Planning your painting

Back in December I posted a couple of my recent paintings and mentioned about planning sketches as a means to making the painting process easier and less wasteful of time, paper and paint.

Rummaging around in my studio this morning I came across a pile of planning sketches and thought “I never did get round to writing about these!” So, here are three of them.

planning sketch of Thornham
Pencil planning sketch of a boat at Thornham, Norfolk
planning sketch of farmyard
A Norfolk farm, complete with pig!
planning sketch of Ely Cathedral
Another small pencil sketch, this time of Ely Cathedral

The whole idea of a planning sketch is just that, to plan how the painting will go. The three essentials of any painting are composition, tonal value and colour. By working quickly in pencil I can establish where objects will go, in other words the composition, and I can establish what will be light, dark and mid-toned. A good range of tonal values is essential to creating an eye-catching painting.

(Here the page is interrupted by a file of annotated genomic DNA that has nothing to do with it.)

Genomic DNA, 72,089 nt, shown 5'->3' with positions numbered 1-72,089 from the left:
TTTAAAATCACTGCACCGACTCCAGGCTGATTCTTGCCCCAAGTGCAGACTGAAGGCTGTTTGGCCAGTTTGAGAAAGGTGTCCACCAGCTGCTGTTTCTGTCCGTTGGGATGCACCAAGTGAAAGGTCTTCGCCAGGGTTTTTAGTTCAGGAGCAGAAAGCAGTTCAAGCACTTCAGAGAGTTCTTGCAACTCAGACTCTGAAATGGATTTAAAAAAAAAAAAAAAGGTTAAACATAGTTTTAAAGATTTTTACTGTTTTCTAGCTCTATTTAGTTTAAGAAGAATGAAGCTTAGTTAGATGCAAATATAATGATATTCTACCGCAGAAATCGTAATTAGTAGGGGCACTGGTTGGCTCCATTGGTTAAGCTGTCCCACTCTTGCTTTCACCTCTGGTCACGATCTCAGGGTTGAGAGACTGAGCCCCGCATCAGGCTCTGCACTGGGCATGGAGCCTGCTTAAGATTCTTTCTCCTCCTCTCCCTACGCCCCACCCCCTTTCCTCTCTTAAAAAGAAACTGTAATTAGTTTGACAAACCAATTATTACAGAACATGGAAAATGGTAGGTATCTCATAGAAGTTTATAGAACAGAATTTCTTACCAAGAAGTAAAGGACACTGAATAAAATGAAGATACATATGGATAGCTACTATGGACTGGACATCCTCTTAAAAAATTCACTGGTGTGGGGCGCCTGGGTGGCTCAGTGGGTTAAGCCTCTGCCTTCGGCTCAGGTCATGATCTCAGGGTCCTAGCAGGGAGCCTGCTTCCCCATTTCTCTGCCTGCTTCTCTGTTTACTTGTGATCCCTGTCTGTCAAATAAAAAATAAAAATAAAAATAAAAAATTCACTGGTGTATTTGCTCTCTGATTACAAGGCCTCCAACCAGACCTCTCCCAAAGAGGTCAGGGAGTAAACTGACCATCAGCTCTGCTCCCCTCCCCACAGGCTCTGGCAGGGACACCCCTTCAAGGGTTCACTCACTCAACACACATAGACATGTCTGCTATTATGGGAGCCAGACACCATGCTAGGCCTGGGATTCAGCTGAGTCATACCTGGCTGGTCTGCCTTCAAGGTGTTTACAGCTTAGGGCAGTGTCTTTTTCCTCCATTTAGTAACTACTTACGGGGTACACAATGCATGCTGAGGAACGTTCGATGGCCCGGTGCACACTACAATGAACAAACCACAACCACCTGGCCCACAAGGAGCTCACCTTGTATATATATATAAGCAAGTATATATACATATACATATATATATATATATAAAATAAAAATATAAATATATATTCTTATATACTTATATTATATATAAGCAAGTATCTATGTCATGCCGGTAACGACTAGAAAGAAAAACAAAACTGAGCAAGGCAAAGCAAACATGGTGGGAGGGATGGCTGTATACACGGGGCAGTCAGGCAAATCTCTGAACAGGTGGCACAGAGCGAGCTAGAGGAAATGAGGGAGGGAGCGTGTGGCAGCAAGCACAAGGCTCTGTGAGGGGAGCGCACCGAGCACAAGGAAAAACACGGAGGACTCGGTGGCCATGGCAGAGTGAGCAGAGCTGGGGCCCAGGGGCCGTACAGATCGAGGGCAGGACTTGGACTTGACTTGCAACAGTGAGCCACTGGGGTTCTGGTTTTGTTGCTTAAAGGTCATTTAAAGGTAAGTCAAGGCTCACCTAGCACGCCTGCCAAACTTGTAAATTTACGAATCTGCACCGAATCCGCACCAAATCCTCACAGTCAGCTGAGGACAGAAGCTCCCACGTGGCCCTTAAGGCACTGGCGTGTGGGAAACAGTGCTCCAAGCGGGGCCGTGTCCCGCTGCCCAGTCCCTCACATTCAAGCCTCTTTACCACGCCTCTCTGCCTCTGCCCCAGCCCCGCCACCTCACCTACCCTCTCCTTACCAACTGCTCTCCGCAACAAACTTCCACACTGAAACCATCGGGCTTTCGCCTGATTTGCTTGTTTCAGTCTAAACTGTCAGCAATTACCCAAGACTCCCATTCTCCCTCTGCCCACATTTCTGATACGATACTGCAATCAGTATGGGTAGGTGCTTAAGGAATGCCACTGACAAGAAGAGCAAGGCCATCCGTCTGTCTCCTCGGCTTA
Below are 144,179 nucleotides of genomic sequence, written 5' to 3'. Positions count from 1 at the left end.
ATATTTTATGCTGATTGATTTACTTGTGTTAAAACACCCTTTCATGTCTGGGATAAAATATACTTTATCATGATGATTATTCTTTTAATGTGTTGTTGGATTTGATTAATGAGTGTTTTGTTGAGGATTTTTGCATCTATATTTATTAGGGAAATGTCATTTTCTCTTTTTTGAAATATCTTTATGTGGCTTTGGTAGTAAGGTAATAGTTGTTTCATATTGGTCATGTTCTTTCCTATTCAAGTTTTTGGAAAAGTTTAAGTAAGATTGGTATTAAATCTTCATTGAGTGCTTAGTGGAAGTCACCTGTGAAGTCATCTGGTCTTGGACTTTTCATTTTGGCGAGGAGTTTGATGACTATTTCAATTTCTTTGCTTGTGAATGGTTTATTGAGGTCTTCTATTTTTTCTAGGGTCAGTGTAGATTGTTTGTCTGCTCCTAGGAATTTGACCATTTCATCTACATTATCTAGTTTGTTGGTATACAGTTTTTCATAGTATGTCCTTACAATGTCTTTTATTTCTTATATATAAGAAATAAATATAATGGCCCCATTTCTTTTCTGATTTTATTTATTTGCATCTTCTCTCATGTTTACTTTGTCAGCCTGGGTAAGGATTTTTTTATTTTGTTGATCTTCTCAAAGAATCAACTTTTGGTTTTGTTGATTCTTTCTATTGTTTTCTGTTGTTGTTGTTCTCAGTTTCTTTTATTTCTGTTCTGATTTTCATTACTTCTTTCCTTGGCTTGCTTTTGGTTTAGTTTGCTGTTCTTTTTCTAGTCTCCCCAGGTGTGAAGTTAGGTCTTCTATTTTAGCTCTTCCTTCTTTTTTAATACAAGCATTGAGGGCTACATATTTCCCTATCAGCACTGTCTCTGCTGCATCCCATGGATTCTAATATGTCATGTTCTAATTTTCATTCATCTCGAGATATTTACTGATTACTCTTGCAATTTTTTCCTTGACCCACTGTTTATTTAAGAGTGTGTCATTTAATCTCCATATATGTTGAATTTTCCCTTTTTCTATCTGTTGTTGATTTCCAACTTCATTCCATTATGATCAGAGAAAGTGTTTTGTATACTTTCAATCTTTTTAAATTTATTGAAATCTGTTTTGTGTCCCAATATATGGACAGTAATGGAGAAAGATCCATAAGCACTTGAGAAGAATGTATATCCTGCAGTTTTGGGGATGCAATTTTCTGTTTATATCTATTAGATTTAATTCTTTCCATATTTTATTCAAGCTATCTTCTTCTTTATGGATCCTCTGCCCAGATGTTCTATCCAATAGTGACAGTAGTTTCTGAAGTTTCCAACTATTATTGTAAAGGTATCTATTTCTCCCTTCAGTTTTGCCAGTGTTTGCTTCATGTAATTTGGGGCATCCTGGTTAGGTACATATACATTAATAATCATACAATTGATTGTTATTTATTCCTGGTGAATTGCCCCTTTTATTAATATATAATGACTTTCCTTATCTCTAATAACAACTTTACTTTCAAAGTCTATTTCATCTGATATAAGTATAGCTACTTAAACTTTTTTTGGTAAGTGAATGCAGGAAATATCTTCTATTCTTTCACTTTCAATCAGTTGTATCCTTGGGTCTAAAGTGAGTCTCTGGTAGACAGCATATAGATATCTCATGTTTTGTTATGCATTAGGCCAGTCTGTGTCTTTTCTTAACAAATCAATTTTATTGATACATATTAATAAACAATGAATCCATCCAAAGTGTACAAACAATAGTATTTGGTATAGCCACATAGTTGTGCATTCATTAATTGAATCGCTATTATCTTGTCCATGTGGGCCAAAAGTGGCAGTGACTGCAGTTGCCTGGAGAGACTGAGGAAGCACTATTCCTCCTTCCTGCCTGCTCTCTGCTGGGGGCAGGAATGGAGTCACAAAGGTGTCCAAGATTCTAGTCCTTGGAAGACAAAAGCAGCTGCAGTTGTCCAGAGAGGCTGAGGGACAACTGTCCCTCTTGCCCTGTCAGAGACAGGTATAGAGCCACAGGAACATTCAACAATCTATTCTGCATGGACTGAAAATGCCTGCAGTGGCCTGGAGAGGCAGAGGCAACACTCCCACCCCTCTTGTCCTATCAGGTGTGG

I suggest that, like me, you use a soft pencil for these sketches, say a 4B so that you can quickly shade in areas of tone.  Any old piece of paper will do, I often use off-cuts of mount-board from my picture framing. The most important thing is not to work too large, as you’ll get bogged down in detail. Remember this is just a plan, so work small and work quickly. That way you can do several sketches until you find the composition and tonal value that looks the most exciting. A couple of useful things to keep in mind are “no bigger than postcard size, and no longer to do than ten minutes”.

I think if you practise making these small sketches before you start to paint, your work will soon go to a new and higher level. you will find that the only decision that remains to be taken is what palette of colours to use, which I will cover in another post. My last tip is, when you’ve got a great looking planning sketch make sure that you keep to that plan when you paint. It sounds easy but your concentration can soon lapse. Keep to a great plan and you’ll make a great painting!